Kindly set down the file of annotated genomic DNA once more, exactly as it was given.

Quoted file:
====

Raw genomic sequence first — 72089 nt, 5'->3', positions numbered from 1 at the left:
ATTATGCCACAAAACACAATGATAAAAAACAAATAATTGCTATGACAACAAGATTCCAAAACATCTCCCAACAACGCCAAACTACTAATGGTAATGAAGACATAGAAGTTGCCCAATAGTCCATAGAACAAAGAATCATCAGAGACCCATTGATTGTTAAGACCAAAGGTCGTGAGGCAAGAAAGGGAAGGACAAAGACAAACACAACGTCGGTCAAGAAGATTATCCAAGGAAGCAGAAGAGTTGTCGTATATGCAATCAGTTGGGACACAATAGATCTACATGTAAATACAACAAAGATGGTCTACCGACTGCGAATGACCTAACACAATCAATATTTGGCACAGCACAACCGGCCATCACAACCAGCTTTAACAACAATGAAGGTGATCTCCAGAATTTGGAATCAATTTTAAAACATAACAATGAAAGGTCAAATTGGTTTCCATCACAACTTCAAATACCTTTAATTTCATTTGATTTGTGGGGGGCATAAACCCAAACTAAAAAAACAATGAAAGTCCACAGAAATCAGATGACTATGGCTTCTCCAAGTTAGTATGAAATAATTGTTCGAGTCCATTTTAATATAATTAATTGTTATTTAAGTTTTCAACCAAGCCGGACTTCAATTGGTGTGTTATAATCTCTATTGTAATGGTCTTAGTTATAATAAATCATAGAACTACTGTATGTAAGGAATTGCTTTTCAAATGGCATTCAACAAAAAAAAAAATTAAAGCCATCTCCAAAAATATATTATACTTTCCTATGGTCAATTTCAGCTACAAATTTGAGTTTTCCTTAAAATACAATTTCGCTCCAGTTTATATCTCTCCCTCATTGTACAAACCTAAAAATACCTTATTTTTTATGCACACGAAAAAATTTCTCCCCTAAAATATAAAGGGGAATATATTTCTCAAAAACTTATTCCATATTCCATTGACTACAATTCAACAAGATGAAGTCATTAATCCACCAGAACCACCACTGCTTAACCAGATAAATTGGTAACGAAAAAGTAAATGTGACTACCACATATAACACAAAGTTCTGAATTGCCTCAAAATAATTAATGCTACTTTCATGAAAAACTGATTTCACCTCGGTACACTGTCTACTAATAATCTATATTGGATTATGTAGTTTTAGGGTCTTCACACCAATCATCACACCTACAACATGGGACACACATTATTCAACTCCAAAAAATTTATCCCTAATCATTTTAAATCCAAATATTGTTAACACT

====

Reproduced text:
Raw genomic sequence first — 72089 nt, 5'->3', positions numbered from 1 at the left:
ATTATGCCACAAAACACAATGATAAAAAACAAATAATTGCTATGACAACAAGATTCCAAAACATCTCCCAACAACGCCAAACTACTAATGGTAATGAAGACATAGAAGTTGCCCAATAGTCCATAGAACAAAGAATCATCAGAGACCCATTGATTGTTAAGACCAAAGGTCGTGAGGCAAGAAAGGGAAGGACAAAGACAAACACAACGTCGGTCAAGAAGATTATCCAAGGAAGCAGAAGAGTTGTCGTATATGCAATCAGTTGGGACACAATAGATCTACATGTAAATACAACAAAGATGGTCTACCGACTGCGAATGACCTAACACAATCAATATTTGGCACAGCACAACCGGCCATCACAACCAGCTTTAACAACAATGAAGGTGATCTCCAGAATTTGGAATCAATTTTAAAACATAACAATGAAAGGTCAAATTGGTTTCCATCACAACTTCAAATACCTTTAATTTCATTTGATTTGTGGGGGGCATAAACCCAAACTAAAAAAACAATGAAAGTCCACAGAAATCAGATGACTATGGCTTCTCCAAGTTAGTATGAAATAATTGTTCGAGTCCATTTTAATATAATTAATTGTTATTTAAGTTTTCAACCAAGCCGGACTTCAATTGGTGTGTTATAATCTCTATTGTAATGGTCTTAGTTATAATAAATCATAGAACTACTGTATGTAAGGAATTGCTTTTCAAATGGCATTCAACAAAAAAAAAAATTAAAGCCATCTCCAAAAATATATTATACTTTCCTATGGTCAATTTCAGCTACAAATTTGAGTTTTCCTTAAAATACAATTTCGCTCCAGTTTATATCTCTCCCTCATTGTACAAACCTAAAAATACCTTATTTTTTATGCACACGAAAAAATTTCTCCCCTAAAATATAAAGGGGAATATATTTCTCAAAAACTTATTCCATATTCCATTGACTACAATTCAACAAGATGAAGTCATTAATCCACCAGAACCACCACTGCTTAACCAGATAAATTGGTAACGAAAAAGTAAATGTGACTACCACATATAACACAAAGTTCTGAATTGCCTCAAAATAATTAATGCTACTTTCATGAAAAACTGATTTCACCTCGGTACACTGTCTACTAATAATCTATATTGGATTATGTAGTTTTAGGGTCTTCACACCAATCATCACACCTACAACATGGGACACACATTATTCAACTCCAAAAAATTTATCCCTAATCATTTTAAATCCAAATATTGTTAACACT